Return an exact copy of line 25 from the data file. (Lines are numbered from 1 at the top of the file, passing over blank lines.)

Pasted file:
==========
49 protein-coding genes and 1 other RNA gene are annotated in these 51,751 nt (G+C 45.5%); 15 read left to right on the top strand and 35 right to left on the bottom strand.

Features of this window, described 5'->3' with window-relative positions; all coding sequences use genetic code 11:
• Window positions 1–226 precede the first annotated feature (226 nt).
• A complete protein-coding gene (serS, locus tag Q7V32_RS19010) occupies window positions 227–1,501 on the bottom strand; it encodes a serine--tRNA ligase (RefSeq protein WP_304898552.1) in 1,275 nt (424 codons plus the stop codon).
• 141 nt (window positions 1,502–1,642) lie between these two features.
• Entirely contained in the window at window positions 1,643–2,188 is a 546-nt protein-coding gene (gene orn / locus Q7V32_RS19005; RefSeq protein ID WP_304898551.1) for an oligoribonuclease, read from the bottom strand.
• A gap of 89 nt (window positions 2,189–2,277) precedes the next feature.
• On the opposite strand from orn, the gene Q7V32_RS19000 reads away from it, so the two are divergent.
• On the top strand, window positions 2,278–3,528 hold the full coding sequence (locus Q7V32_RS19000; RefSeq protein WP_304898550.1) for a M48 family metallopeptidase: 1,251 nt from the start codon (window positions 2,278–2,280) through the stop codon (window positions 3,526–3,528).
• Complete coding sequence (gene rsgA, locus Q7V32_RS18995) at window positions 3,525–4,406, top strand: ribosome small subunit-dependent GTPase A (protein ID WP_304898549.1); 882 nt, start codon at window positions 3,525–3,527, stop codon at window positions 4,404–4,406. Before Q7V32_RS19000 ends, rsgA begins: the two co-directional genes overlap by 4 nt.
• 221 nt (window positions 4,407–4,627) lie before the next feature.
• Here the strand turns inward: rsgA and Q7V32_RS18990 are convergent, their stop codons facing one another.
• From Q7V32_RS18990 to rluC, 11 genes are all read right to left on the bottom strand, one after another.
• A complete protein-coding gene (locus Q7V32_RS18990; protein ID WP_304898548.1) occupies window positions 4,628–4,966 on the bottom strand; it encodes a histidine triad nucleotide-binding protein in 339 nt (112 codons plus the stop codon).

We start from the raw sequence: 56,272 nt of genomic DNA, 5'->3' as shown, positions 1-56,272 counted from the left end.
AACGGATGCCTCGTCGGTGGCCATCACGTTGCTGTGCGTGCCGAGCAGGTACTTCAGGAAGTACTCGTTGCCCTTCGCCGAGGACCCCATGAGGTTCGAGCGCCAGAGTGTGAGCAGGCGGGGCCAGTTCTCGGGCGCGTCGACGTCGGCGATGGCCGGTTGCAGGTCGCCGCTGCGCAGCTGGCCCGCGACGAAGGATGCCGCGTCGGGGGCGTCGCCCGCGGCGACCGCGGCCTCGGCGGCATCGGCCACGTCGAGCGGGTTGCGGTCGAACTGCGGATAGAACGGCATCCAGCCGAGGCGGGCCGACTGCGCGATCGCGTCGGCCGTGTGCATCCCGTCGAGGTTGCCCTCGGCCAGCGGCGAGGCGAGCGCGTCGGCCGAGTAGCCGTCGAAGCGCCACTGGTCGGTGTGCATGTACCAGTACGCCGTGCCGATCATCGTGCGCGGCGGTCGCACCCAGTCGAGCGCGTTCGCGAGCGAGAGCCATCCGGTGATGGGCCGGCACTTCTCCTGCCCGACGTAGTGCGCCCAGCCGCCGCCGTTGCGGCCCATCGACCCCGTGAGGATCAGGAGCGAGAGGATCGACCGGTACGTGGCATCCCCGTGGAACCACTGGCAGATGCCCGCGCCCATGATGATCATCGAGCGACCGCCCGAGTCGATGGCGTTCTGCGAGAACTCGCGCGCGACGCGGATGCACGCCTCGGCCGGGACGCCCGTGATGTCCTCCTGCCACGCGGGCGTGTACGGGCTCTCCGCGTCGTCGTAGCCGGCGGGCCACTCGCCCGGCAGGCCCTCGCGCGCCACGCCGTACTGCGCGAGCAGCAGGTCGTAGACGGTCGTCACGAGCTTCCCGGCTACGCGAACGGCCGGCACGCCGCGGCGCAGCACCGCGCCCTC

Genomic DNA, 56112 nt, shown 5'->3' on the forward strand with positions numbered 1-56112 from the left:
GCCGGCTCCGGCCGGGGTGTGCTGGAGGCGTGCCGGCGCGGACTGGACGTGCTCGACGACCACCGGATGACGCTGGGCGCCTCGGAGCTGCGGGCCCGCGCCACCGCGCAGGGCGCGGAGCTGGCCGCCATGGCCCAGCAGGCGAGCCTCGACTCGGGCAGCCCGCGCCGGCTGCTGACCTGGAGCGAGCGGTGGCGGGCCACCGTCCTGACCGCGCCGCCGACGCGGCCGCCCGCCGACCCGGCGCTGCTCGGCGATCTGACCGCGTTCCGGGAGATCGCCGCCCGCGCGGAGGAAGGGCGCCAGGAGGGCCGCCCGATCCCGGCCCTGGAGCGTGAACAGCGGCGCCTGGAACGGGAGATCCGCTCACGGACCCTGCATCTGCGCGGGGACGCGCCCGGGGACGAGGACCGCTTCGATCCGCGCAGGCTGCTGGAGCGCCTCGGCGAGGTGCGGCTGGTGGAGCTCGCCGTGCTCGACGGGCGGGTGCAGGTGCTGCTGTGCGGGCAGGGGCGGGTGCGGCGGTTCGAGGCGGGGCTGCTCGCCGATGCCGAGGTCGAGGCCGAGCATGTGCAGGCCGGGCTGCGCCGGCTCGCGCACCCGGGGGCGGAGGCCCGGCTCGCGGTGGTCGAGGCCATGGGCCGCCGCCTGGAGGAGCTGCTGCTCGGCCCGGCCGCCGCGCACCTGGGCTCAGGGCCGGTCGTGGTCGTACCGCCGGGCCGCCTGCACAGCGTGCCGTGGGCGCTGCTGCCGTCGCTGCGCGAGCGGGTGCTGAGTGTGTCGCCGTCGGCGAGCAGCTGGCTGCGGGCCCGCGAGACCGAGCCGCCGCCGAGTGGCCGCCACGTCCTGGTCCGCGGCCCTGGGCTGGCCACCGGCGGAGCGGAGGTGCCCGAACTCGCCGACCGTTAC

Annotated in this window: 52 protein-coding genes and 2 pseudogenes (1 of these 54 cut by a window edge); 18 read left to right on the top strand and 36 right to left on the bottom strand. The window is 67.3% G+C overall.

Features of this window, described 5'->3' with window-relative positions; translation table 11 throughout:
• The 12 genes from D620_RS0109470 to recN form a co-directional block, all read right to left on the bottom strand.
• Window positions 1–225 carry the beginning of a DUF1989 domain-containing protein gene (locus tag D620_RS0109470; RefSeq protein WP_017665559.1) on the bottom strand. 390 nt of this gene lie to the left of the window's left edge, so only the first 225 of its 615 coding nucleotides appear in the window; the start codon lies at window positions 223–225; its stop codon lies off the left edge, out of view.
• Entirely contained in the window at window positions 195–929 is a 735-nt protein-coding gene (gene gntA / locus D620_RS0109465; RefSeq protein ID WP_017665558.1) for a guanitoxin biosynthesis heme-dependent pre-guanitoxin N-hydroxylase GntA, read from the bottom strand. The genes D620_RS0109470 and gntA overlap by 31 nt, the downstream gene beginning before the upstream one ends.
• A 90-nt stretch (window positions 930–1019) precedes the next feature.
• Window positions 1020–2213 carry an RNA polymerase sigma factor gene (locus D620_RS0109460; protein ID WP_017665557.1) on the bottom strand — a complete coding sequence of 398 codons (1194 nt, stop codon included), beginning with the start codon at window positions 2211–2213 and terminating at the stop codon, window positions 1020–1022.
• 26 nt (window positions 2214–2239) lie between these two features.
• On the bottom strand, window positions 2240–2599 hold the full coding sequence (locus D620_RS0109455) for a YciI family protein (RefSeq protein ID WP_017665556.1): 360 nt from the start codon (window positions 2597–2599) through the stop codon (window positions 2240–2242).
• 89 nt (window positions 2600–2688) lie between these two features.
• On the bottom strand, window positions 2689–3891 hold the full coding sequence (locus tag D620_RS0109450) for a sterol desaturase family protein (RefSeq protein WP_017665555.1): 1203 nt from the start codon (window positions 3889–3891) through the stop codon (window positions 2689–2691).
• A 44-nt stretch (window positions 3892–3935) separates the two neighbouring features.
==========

• Window positions 1020–2213 carry an RNA polymerase sigma factor gene (locus D620_RS0109460; protein ID WP_017665557.1) on the bottom strand — a complete coding sequence of 398 codons (1194 nt, stop codon included), beginning with the start codon at window positions 2211–2213 and terminating at the stop codon, window positions 1020–1022.